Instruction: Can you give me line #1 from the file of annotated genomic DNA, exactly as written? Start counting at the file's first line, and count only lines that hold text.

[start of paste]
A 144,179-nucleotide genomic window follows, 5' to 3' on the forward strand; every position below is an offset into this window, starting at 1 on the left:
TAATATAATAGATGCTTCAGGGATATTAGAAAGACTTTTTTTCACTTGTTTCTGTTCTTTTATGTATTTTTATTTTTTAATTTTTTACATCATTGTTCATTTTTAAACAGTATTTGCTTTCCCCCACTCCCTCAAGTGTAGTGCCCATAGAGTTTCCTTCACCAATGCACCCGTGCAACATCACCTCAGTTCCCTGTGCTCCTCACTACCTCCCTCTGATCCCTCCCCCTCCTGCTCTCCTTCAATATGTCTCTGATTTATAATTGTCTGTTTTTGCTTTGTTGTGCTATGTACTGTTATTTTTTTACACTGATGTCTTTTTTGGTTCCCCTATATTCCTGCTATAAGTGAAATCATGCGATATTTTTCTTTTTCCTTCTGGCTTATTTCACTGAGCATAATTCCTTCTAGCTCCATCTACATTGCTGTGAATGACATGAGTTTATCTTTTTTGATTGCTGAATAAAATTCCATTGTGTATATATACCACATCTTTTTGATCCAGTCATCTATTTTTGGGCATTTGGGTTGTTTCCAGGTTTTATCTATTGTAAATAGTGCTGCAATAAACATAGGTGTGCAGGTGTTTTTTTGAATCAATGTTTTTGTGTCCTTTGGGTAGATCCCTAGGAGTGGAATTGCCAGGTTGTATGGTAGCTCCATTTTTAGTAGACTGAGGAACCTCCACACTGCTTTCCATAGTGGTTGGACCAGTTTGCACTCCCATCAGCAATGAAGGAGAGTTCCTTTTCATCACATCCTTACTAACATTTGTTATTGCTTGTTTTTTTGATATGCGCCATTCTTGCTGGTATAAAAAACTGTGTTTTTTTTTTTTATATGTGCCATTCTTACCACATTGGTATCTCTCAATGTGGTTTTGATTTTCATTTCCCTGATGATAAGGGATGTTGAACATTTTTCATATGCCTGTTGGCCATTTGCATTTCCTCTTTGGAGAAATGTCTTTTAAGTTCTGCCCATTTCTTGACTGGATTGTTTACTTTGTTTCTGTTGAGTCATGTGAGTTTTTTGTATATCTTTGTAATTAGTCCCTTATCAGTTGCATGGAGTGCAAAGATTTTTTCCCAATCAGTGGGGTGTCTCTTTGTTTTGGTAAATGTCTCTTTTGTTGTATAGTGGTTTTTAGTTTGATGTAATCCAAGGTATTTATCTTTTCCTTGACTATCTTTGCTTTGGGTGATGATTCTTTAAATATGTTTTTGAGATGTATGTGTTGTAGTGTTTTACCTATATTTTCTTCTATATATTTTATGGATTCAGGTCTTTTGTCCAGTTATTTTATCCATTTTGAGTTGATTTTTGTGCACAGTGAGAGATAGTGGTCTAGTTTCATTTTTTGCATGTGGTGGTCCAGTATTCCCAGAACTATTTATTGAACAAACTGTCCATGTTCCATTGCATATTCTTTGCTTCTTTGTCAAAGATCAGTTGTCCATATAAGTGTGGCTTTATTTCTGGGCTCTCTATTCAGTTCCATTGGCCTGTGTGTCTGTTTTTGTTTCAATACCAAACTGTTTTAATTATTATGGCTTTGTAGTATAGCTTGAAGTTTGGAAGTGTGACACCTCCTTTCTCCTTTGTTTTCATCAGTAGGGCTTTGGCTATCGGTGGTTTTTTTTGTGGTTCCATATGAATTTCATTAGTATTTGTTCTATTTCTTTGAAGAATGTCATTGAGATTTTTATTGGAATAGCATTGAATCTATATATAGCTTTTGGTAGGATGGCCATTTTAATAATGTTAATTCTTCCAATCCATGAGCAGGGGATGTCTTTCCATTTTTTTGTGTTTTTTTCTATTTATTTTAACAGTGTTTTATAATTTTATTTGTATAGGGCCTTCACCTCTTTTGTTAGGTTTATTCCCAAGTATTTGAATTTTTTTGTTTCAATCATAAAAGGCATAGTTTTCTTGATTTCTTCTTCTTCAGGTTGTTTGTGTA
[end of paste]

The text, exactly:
A 144,179-nucleotide genomic window follows, 5' to 3' on the forward strand; every position below is an offset into this window, starting at 1 on the left: